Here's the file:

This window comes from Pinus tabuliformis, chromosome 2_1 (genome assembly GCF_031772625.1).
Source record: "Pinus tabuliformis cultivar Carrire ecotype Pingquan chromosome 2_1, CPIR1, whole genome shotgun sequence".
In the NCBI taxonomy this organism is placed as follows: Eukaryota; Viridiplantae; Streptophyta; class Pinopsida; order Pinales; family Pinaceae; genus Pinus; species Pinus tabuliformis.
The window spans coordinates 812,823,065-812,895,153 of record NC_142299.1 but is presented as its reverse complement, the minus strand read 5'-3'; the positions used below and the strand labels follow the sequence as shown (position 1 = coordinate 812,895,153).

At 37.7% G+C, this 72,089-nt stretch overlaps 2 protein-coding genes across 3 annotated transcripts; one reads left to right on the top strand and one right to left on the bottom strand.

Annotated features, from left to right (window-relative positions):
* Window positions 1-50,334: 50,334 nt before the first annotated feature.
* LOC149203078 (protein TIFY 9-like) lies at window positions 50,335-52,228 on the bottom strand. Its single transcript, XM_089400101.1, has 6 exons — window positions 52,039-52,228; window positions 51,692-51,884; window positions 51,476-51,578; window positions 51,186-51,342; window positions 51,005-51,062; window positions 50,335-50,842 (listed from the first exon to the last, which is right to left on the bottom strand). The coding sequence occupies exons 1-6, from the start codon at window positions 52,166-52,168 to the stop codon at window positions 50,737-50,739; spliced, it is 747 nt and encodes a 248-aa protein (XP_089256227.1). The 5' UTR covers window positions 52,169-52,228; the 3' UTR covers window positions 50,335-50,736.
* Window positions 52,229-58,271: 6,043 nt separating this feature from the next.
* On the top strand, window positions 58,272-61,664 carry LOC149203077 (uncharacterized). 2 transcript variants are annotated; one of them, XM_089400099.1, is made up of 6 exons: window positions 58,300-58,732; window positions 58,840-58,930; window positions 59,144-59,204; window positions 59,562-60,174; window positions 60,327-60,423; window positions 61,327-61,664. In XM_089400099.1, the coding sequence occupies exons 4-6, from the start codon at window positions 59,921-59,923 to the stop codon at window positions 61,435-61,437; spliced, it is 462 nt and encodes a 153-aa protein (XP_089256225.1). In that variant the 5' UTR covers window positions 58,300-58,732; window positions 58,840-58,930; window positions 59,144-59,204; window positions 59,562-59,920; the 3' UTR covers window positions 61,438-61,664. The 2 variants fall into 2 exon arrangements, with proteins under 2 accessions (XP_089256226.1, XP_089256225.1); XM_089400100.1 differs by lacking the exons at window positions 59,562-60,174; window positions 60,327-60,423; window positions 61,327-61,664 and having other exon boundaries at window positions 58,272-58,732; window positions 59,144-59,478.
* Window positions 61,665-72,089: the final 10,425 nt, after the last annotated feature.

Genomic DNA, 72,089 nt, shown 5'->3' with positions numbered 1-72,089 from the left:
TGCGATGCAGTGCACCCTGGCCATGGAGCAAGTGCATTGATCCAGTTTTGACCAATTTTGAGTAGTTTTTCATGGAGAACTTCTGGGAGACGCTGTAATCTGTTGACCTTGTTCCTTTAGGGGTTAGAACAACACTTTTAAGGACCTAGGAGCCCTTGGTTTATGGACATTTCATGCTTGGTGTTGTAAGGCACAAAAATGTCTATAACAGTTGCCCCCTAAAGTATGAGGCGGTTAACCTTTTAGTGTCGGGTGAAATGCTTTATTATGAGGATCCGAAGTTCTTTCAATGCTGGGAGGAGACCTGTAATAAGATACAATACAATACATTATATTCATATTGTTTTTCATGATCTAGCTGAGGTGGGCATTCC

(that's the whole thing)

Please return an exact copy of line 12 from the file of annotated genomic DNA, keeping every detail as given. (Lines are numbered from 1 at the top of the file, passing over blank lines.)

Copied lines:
Genomic DNA, 72,089 nt, shown 5'->3' with positions numbered 1-72,089 from the left: